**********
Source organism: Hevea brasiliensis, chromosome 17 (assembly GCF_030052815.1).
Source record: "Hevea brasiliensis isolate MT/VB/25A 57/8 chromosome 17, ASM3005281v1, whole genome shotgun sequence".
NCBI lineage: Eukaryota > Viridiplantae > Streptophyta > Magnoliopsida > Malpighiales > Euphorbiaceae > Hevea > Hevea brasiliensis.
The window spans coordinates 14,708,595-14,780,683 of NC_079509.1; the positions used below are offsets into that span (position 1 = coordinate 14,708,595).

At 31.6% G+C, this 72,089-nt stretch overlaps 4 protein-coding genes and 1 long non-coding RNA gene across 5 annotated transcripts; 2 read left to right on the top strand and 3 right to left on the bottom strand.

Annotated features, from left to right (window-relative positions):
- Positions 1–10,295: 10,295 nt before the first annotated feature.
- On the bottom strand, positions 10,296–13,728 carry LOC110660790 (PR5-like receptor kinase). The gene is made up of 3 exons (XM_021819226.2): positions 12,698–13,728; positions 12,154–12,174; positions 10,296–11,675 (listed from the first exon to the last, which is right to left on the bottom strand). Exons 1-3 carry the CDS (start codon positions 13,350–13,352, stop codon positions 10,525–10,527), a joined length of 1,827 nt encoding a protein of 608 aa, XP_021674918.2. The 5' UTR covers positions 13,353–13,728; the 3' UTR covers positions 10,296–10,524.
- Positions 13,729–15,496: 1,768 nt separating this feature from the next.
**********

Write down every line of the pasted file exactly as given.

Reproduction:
Source organism: Hevea brasiliensis, chromosome 17 (assembly GCF_030052815.1).
Source record: "Hevea brasiliensis isolate MT/VB/25A 57/8 chromosome 17, ASM3005281v1, whole genome shotgun sequence".
NCBI lineage: Eukaryota > Viridiplantae > Streptophyta > Magnoliopsida > Malpighiales > Euphorbiaceae > Hevea > Hevea brasiliensis.
The window spans coordinates 14,708,595-14,780,683 of NC_079509.1; the positions used below are offsets into that span (position 1 = coordinate 14,708,595).

At 31.6% G+C, this 72,089-nt stretch overlaps 4 protein-coding genes and 1 long non-coding RNA gene across 5 annotated transcripts; 2 read left to right on the top strand and 3 right to left on the bottom strand.

Annotated features, from left to right (window-relative positions):
- Positions 1–10,295: 10,295 nt before the first annotated feature.
- On the bottom strand, positions 10,296–13,728 carry LOC110660790 (PR5-like receptor kinase). The gene is made up of 3 exons (XM_021819226.2): positions 12,698–13,728; positions 12,154–12,174; positions 10,296–11,675 (listed from the first exon to the last, which is right to left on the bottom strand). Exons 1-3 carry the CDS (start codon positions 13,350–13,352, stop codon positions 10,525–10,527), a joined length of 1,827 nt encoding a protein of 608 aa, XP_021674918.2. The 5' UTR covers positions 13,353–13,728; the 3' UTR covers positions 10,296–10,524.
- Positions 13,729–15,496: 1,768 nt separating this feature from the next.